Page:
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Nike Has a Problem with Lululemon

First, Peloton sued. Then Nike added to Lululemon’s mounting legal woes.

On Wednesday, Nike filed a lawsuit going after the yogawear specialist’s digital fitness play in a maneuver that one intellectual property expert billed as potential legal overreach.

The Oregon sportswear giant, a self-described “leader in digital sport innovation,” accused Lululemon of infringing on six of its patents via Curiouser Products Inc., better known as Mirror—the “ultimate studio”digital fitness system it paid $500 million to acquire during the at-home workout boom in the summer of 2020.

Nike’s complaint claims Lululemon’s activities “making, using, selling, offering to sell, and/or importing” the Mirror digital workout system and its apps violate six patents issued to the athletic titan between 2013 and 2021. Documents filed in a Manhattan federal court point to digital achievements and accolades dating back to “at least”1983, when a Nike patent application covered a device measuring key running health metrics such as calories burned and speed traveled. Since the ‘80s, Nike said it has continued to flex its digital muscles, rolling out the Nike+ iPod system, Nike+ FuelBand, and Nike+ SportWatch—all fitness-tracking devices.

The 2012 arrival of Nike+ Kinect, an Xbox 360 fitness video game, introduced the gamification factor, allowing users to “compete with others with NikeFuel points,”according to the complaint. Nike also operates a suite of mobile apps including SNKRS, where consumers can access exclusive, limited-time merchandise.

The suit, however, dives into explicit detail about seemingly mundane aspects of Nike patent 8,620,413, which in layman’s terms essentially covers a device measuring the heart rate of a person exercising at various intensities. Which is precisely why a court could decide that Nike’s complaint could be “overly broad,” Mark Brutzkus, a partner at Stubbs Alderton & Markiles, told Sourcing Journal.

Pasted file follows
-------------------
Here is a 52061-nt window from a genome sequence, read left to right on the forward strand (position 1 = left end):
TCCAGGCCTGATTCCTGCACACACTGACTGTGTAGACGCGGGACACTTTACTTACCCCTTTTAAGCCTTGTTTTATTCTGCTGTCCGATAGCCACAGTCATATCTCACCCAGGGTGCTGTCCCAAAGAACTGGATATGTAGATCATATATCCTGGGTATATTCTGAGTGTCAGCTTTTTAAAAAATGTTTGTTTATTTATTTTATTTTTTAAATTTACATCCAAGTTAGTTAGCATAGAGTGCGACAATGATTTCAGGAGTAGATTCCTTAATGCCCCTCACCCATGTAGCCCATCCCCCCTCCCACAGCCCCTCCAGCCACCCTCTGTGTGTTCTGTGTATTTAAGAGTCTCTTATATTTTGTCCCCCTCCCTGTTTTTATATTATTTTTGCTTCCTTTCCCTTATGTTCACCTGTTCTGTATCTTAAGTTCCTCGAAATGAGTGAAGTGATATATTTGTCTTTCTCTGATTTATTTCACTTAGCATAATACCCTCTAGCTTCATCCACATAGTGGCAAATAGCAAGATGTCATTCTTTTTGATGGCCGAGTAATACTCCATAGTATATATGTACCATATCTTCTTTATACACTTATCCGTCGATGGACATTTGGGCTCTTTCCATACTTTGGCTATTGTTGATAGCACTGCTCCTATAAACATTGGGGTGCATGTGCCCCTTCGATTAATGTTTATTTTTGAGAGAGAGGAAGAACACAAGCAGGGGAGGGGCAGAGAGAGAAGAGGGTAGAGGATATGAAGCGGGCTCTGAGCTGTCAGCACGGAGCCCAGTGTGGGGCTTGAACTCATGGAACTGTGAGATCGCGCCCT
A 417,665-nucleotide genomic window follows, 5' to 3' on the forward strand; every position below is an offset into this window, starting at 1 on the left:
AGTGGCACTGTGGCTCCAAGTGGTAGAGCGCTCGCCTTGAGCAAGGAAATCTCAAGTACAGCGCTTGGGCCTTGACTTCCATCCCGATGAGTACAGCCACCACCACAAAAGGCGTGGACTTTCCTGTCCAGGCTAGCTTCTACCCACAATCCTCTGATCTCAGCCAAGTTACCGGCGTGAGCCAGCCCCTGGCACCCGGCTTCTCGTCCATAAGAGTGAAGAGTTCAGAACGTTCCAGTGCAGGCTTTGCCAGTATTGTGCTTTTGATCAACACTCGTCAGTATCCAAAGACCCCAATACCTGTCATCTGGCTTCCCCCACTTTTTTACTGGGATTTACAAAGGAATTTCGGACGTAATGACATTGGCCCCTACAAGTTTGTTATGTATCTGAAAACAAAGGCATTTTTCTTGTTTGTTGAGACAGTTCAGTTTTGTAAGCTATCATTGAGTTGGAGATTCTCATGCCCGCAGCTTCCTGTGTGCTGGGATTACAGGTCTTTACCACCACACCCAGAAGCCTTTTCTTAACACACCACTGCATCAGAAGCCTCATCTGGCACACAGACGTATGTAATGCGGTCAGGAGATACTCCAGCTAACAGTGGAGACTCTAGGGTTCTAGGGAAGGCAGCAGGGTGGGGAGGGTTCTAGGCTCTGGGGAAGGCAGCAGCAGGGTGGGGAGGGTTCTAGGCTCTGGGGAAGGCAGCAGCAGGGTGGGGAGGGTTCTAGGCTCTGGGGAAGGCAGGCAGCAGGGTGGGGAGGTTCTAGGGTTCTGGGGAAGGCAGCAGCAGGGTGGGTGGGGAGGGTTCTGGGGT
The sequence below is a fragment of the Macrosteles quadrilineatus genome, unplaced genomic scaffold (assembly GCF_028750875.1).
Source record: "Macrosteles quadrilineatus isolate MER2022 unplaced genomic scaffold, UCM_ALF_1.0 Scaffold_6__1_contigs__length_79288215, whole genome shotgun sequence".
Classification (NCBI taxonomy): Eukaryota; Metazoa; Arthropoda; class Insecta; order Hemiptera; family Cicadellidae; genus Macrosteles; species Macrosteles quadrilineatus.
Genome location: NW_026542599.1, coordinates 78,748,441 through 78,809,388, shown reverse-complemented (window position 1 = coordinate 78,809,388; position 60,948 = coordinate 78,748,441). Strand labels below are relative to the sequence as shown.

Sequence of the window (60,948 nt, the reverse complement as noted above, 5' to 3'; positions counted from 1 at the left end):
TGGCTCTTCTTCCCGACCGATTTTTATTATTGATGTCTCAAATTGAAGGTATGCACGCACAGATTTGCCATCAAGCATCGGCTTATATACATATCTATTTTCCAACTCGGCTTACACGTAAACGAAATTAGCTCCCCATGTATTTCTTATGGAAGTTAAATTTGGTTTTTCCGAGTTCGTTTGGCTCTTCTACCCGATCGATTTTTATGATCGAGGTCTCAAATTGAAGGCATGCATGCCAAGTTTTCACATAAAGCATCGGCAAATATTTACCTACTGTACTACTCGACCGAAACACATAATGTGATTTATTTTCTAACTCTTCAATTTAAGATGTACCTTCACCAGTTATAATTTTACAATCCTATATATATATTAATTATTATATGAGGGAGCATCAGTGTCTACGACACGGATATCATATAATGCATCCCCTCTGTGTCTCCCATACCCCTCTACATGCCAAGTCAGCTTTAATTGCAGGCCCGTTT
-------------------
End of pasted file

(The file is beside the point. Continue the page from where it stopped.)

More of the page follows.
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“It seems like the two big issues are that the technology enables users to compete with each other and record their own performance,” he said, noting that companies like Peloton and NordicTrak sell products employing similar features.

The lawsuit could suggest that Nike might be coming out with its own digital workout system and is “rattling the competition,” Brutzkus said.

Mirror Mirror

Though Nike brand protection vice president Brian Fogarty sent Lulu a cease-and-desist letter on Nov. 3, the Vancouver company’s Dec. 10 response dismissed claims that the Mirror and its related apps infringed on any of the six patents in question. “Lululemon is open to discussing this matter further to the extent necessary to resolve it,” Diek Van Nort, partner at Lululemon counsel Morrison & Foerster, wrote.

Unable to settle the affair, Nike, which didn’t immediately respond to a request for comment, is seeking a jury trial, monetary damages and a “judgment and order permanently enjoining Lululemon” from “from directly or indirectly infringing the Asserted Patents.”

Many consumers put their dollars into workout-related products during the pandemic shutdowns of 2020, with NPD data showing health and fitness equipment sales more than doubling to $2.3 billion from March to October that year. Still, many people returned to their usual gym routines once covid infection rates began to let up, Brutzkus said. Omicron notwithstanding, the timing of Nike’s complaint is “a little confusing, given what’s going on in the marketplace,” he added, pointing to a general desire for a return to normal—which for many means not having to work out in the same place where they eat, sleep and hunch over their laptops.

Should a judge side with the plaintiff in the lawsuit, that would mean “everyone’s infringing” on Nike’s territory, Brutzkus said.